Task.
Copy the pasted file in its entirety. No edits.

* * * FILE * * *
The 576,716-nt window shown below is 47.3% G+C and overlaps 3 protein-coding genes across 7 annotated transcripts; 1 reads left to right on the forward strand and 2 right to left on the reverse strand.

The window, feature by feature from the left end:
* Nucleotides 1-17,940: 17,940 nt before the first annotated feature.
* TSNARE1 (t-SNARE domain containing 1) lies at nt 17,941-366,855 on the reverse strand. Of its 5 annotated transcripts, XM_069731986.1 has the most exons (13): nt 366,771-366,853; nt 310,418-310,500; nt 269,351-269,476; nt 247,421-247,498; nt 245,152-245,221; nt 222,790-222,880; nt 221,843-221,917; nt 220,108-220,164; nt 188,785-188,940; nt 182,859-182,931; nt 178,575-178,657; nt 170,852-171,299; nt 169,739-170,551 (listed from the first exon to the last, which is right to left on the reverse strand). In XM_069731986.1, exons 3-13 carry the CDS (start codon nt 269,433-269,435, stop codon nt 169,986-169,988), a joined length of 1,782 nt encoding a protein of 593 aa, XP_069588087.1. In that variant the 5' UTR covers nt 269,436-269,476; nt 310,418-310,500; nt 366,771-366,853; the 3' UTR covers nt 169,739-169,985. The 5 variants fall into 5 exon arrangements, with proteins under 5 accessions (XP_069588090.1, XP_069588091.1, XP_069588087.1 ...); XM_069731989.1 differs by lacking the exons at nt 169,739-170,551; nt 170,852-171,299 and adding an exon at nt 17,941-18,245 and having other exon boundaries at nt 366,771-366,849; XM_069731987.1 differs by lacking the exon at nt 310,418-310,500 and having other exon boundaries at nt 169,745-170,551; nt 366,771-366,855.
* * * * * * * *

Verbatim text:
The 576,716-nt window shown below is 47.3% G+C and overlaps 3 protein-coding genes across 7 annotated transcripts; 1 reads left to right on the forward strand and 2 right to left on the reverse strand.

The window, feature by feature from the left end:
* Nucleotides 1-17,940: 17,940 nt before the first annotated feature.
* TSNARE1 (t-SNARE domain containing 1) lies at nt 17,941-366,855 on the reverse strand. Of its 5 annotated transcripts, XM_069731986.1 has the most exons (13): nt 366,771-366,853; nt 310,418-310,500; nt 269,351-269,476; nt 247,421-247,498; nt 245,152-245,221; nt 222,790-222,880; nt 221,843-221,917; nt 220,108-220,164; nt 188,785-188,940; nt 182,859-182,931; nt 178,575-178,657; nt 170,852-171,299; nt 169,739-170,551 (listed from the first exon to the last, which is right to left on the reverse strand). In XM_069731986.1, exons 3-13 carry the CDS (start codon nt 269,433-269,435, stop codon nt 169,986-169,988), a joined length of 1,782 nt encoding a protein of 593 aa, XP_069588087.1. In that variant the 5' UTR covers nt 269,436-269,476; nt 310,418-310,500; nt 366,771-366,853; the 3' UTR covers nt 169,739-169,985. The 5 variants fall into 5 exon arrangements, with proteins under 5 accessions (XP_069588090.1, XP_069588091.1, XP_069588087.1 ...); XM_069731989.1 differs by lacking the exons at nt 169,739-170,551; nt 170,852-171,299 and adding an exon at nt 17,941-18,245 and having other exon boundaries at nt 366,771-366,849; XM_069731987.1 differs by lacking the exon at nt 310,418-310,500 and having other exon boundaries at nt 169,745-170,551; nt 366,771-366,855.